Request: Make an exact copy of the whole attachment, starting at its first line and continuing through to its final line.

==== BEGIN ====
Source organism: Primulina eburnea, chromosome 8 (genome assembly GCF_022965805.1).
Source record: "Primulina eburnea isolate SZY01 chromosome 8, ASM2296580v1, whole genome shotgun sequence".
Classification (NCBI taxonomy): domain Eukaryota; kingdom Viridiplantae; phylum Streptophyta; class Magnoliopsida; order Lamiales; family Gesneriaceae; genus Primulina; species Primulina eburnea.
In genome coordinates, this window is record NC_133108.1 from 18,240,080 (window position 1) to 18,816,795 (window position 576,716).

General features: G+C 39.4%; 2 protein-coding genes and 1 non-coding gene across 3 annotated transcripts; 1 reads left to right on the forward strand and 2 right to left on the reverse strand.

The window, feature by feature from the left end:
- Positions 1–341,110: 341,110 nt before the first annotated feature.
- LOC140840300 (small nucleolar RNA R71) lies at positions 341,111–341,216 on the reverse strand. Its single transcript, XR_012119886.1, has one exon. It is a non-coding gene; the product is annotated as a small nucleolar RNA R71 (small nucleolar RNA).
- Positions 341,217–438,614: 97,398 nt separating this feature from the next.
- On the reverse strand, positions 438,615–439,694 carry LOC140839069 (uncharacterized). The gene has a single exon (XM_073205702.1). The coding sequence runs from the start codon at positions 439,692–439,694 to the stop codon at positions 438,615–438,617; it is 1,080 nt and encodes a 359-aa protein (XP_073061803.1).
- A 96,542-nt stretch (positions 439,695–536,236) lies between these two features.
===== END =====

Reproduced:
Source organism: Primulina eburnea, chromosome 8 (genome assembly GCF_022965805.1).
Source record: "Primulina eburnea isolate SZY01 chromosome 8, ASM2296580v1, whole genome shotgun sequence".
Classification (NCBI taxonomy): domain Eukaryota; kingdom Viridiplantae; phylum Streptophyta; class Magnoliopsida; order Lamiales; family Gesneriaceae; genus Primulina; species Primulina eburnea.
In genome coordinates, this window is record NC_133108.1 from 18,240,080 (window position 1) to 18,816,795 (window position 576,716).

General features: G+C 39.4%; 2 protein-coding genes and 1 non-coding gene across 3 annotated transcripts; 1 reads left to right on the forward strand and 2 right to left on the reverse strand.

The window, feature by feature from the left end:
- Positions 1–341,110: 341,110 nt before the first annotated feature.
- LOC140840300 (small nucleolar RNA R71) lies at positions 341,111–341,216 on the reverse strand. Its single transcript, XR_012119886.1, has one exon. It is a non-coding gene; the product is annotated as a small nucleolar RNA R71 (small nucleolar RNA).
- Positions 341,217–438,614: 97,398 nt separating this feature from the next.
- On the reverse strand, positions 438,615–439,694 carry LOC140839069 (uncharacterized). The gene has a single exon (XM_073205702.1). The coding sequence runs from the start codon at positions 439,692–439,694 to the stop codon at positions 438,615–438,617; it is 1,080 nt and encodes a 359-aa protein (XP_073061803.1).
- A 96,542-nt stretch (positions 439,695–536,236) lies between these two features.